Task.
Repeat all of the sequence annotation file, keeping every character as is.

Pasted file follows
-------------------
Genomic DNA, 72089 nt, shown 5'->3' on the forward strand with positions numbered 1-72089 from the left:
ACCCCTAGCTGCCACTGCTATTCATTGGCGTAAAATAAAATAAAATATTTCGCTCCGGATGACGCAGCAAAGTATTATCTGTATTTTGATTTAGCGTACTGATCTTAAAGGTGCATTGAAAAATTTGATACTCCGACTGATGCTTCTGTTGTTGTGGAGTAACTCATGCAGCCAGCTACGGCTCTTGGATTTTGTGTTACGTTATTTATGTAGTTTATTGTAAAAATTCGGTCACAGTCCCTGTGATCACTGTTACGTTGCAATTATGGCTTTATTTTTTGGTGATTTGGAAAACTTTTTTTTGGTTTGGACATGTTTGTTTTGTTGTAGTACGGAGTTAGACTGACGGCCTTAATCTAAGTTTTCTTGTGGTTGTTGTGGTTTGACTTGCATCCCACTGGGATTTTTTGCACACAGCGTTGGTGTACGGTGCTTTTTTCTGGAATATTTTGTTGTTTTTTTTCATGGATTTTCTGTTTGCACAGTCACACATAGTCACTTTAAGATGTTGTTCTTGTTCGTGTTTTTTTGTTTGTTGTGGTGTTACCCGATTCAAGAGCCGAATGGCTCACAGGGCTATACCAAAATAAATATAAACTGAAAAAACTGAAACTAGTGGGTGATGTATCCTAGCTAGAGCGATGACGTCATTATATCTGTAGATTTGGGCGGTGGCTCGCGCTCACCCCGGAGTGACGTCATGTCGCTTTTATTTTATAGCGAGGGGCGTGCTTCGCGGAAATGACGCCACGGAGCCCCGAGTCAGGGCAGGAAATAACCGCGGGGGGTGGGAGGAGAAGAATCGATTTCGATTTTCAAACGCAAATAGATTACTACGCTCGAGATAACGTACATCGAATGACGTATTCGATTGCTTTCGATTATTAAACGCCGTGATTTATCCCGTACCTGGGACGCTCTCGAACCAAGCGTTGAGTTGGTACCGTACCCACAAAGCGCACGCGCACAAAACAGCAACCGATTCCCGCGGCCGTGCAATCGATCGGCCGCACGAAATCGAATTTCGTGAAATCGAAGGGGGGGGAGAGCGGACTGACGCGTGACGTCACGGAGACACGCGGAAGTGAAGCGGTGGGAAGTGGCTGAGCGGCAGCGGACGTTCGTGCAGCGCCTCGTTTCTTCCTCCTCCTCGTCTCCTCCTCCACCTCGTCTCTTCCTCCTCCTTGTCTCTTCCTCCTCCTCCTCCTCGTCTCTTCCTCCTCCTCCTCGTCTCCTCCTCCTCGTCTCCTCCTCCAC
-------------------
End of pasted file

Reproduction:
Genomic DNA, 72089 nt, shown 5'->3' on the forward strand with positions numbered 1-72089 from the left:
ACCCCTAGCTGCCACTGCTATTCATTGGCGTAAAATAAAATAAAATATTTCGCTCCGGATGACGCAGCAAAGTATTATCTGTATTTTGATTTAGCGTACTGATCTTAAAGGTGCATTGAAAAATTTGATACTCCGACTGATGCTTCTGTTGTTGTGGAGTAACTCATGCAGCCAGCTACGGCTCTTGGATTTTGTGTTACGTTATTTATGTAGTTTATTGTAAAAATTCGGTCACAGTCCCTGTGATCACTGTTACGTTGCAATTATGGCTTTATTTTTTGGTGATTTGGAAAACTTTTTTTTGGTTTGGACATGTTTGTTTTGTTGTAGTACGGAGTTAGACTGACGGCCTTAATCTAAGTTTTCTTGTGGTTGTTGTGGTTTGACTTGCATCCCACTGGGATTTTTTGCACACAGCGTTGGTGTACGGTGCTTTTTTCTGGAATATTTTGTTGTTTTTTTTCATGGATTTTCTGTTTGCACAGTCACACATAGTCACTTTAAGATGTTGTTCTTGTTCGTGTTTTTTTGTTTGTTGTGGTGTTACCCGATTCAAGAGCCGAATGGCTCACAGGGCTATACCAAAATAAATATAAACTGAAAAAACTGAAACTAGTGGGTGATGTATCCTAGCTAGAGCGATGACGTCATTATATCTGTAGATTTGGGCGGTGGCTCGCGCTCACCCCGGAGTGACGTCATGTCGCTTTTATTTTATAGCGAGGGGCGTGCTTCGCGGAAATGACGCCACGGAGCCCCGAGTCAGGGCAGGAAATAACCGCGGGGGGTGGGAGGAGAAGAATCGATTTCGATTTTCAAACGCAAATAGATTACTACGCTCGAGATAACGTACATCGAATGACGTATTCGATTGCTTTCGATTATTAAACGCCGTGATTTATCCCGTACCTGGGACGCTCTCGAACCAAGCGTTGAGTTGGTACCGTACCCACAAAGCGCACGCGCACAAAACAGCAACCGATTCCCGCGGCCGTGCAATCGATCGGCCGCACGAAATCGAATTTCGTGAAATCGAAGGGGGGGGAGAGCGGACTGACGCGTGACGTCACGGAGACACGCGGAAGTGAAGCGGTGGGAAGTGGCTGAGCGGCAGCGGACGTTCGTGCAGCGCCTCGTTTCTTCCTCCTCCTCGTCTCCTCCTCCACCTCGTCTCTTCCTCCTCCTTGTCTCTTCCTCCTCCTCCTCCTCGTCTCTTCCTCCTCCTCCTCGTCTCCTCCTCCTCGTCTCCTCCTCCAC